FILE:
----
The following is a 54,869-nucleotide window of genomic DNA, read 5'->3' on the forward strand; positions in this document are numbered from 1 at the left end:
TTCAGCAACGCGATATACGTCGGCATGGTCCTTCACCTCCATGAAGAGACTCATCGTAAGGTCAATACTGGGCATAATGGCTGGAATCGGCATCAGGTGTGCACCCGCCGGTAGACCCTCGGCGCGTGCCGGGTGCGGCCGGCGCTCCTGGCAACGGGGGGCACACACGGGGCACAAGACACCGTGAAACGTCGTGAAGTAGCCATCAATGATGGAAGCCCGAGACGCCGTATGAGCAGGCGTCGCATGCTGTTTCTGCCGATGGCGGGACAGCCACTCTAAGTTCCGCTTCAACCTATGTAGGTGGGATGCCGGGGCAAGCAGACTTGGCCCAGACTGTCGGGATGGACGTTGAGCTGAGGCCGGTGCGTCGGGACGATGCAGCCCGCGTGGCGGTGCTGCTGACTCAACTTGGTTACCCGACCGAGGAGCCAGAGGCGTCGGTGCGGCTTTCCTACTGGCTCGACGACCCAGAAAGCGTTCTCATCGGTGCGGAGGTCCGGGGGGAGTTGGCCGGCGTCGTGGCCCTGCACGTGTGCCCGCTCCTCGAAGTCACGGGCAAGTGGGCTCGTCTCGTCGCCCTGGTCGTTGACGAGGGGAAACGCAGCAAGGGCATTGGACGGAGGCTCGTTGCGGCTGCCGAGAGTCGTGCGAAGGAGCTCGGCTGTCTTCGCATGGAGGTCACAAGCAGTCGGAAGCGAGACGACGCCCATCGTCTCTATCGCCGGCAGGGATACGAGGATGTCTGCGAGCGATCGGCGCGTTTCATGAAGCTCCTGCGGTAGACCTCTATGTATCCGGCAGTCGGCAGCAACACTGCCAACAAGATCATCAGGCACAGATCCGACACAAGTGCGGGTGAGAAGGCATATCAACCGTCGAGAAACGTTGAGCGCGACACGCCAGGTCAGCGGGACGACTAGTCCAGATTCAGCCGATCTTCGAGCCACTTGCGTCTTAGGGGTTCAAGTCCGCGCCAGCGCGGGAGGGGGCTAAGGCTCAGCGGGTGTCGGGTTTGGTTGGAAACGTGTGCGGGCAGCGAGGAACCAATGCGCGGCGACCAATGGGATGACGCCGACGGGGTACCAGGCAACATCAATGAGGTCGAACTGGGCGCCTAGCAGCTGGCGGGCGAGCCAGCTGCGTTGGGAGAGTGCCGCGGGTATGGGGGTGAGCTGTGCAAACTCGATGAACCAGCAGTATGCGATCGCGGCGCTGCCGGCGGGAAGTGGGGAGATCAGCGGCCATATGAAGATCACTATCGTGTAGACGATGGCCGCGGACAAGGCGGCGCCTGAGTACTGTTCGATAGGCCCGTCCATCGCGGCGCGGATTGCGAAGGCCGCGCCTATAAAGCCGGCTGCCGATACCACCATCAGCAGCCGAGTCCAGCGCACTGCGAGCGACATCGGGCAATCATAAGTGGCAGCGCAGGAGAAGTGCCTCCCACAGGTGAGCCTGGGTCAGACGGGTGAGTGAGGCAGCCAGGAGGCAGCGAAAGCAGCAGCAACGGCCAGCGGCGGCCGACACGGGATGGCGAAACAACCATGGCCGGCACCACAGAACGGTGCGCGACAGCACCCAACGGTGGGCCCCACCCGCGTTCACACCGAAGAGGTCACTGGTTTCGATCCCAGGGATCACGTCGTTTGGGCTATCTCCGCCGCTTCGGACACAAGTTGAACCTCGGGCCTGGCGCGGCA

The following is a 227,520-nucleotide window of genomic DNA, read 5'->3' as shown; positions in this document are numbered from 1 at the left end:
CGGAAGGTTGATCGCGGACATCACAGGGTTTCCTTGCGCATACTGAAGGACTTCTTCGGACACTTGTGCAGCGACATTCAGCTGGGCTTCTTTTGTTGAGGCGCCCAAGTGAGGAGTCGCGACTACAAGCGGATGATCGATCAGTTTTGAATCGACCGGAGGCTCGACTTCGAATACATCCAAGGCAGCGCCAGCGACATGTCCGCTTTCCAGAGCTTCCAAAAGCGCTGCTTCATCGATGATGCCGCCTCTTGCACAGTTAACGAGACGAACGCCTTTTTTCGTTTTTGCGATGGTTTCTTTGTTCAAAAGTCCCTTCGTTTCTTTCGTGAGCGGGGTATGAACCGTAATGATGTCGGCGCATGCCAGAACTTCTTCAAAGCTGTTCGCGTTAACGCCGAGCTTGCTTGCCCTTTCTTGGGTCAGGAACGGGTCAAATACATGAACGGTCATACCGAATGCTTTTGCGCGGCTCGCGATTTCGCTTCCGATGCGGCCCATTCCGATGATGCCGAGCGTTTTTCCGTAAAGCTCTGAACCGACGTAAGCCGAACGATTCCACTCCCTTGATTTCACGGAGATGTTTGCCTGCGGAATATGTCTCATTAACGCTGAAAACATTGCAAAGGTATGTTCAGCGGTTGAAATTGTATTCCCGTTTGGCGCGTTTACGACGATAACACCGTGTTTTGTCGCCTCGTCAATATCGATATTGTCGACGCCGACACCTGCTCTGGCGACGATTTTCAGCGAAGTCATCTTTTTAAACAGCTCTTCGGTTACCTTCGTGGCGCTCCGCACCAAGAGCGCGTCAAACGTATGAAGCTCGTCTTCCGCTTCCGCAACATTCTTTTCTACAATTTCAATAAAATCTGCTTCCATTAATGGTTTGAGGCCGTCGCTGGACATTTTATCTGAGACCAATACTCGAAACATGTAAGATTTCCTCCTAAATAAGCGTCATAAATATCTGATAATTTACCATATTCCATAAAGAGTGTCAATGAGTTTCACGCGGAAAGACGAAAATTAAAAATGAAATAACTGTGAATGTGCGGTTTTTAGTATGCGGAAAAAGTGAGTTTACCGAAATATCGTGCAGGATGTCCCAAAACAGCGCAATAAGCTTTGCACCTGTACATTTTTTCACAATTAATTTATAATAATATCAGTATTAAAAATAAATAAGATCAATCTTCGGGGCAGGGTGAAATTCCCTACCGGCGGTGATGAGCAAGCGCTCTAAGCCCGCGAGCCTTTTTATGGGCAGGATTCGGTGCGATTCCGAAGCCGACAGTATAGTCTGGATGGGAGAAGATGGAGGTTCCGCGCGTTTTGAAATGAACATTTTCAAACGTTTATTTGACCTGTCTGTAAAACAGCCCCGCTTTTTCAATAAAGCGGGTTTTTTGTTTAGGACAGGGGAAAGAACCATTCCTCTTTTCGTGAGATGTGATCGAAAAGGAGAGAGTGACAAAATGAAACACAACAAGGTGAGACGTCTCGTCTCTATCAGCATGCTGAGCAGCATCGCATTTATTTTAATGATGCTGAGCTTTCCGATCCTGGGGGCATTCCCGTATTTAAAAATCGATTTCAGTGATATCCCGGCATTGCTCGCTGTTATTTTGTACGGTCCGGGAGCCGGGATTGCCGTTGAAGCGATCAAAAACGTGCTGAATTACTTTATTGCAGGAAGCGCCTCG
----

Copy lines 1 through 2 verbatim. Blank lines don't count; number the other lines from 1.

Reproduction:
The following is a 54,869-nucleotide window of genomic DNA, read 5'->3' on the forward strand; positions in this document are numbered from 1 at the left end:
TTCAGCAACGCGATATACGTCGGCATGGTCCTTCACCTCCATGAAGAGACTCATCGTAAGGTCAATACTGGGCATAATGGCTGGAATCGGCATCAGGTGTGCACCCGCCGGTAGACCCTCGGCGCGTGCCGGGTGCGGCCGGCGCTCCTGGCAACGGGGGGCACACACGGGGCACAAGACACCGTGAAACGTCGTGAAGTAGCCATCAATGATGGAAGCCCGAGACGCCGTATGAGCAGGCGTCGCATGCTGTTTCTGCCGATGGCGGGACAGCCACTCTAAGTTCCGCTTCAACCTATGTAGGTGGGATGCCGGGGCAAGCAGACTTGGCCCAGACTGTCGGGATGGACGTTGAGCTGAGGCCGGTGCGTCGGGACGATGCAGCCCGCGTGGCGGTGCTGCTGACTCAACTTGGTTACCCGACCGAGGAGCCAGAGGCGTCGGTGCGGCTTTCCTACTGGCTCGACGACCCAGAAAGCGTTCTCATCGGTGCGGAGGTCCGGGGGGAGTTGGCCGGCGTCGTGGCCCTGCACGTGTGCCCGCTCCTCGAAGTCACGGGCAAGTGGGCTCGTCTCGTCGCCCTGGTCGTTGACGAGGGGAAACGCAGCAAGGGCATTGGACGGAGGCTCGTTGCGGCTGCCGAGAGTCGTGCGAAGGAGCTCGGCTGTCTTCGCATGGAGGTCACAAGCAGTCGGAAGCGAGACGACGCCCATCGTCTCTATCGCCGGCAGGGATACGAGGATGTCTGCGAGCGATCGGCGCGTTTCATGAAGCTCCTGCGGTAGACCTCTATGTATCCGGCAGTCGGCAGCAACACTGCCAACAAGATCATCAGGCACAGATCCGACACAAGTGCGGGTGAGAAGGCATATCAACCGTCGAGAAACGTTGAGCGCGACACGCCAGGTCAGCGGGACGACTAGTCCAGATTCAGCCGATCTTCGAGCCACTTGCGTCTTAGGGGTTCAAGTCCGCGCCAGCGCGGGAGGGGGCTAAGGCTCAGCGGGTGTCGGGTTTGGTTGGAAACGTGTGCGGGCAGCGAGGAACCAATGCGCGGCGACCAATGGGATGACGCCGACGGGGTACCAGGCAACATCAATGAGGTCGAACTGGGCGCCTAGCAGCTGGCGGGCGAGCCAGCTGCGTTGGGAGAGTGCCGCGGGTATGGGGGTGAGCTGTGCAAACTCGATGAACCAGCAGTATGCGATCGCGGCGCTGCCGGCGGGAAGTGGGGAGATCAGCGGCCATATGAAGATCACTATCGTGTAGACGATGGCCGCGGACAAGGCGGCGCCTGAGTACTGTTCGATAGGCCCGTCCATCGCGGCGCGGATTGCGAAGGCCGCGCCTATAAAGCCGGCTGCCGATACCACCATCAGCAGCCGAGTCCAGCGCACTGCGAGCGACATCGGGCAATCATAAGTGGCAGCGCAGGAGAAGTGCCTCCCACAGGTGAGCCTGGGTCAGACGGGTGAGTGAGGCAGCCAGGAGGCAGCGAAAGCAGCAGCAACGGCCAGCGGCGGCCGACACGGGATGGCGAAACAACCATGGCCGGCACCACAGAACGGTGCGCGACAGCACCCAACGGTGGGCCCCACCCGCGTTCACACCGAAGAGGTCACTGGTTTCGATCCCAGGGATCACGTCGTTTGGGCTATCTCCGCCGCTTCGGACACAAGTTGAACCTCGGGCCTGGCGCGGCA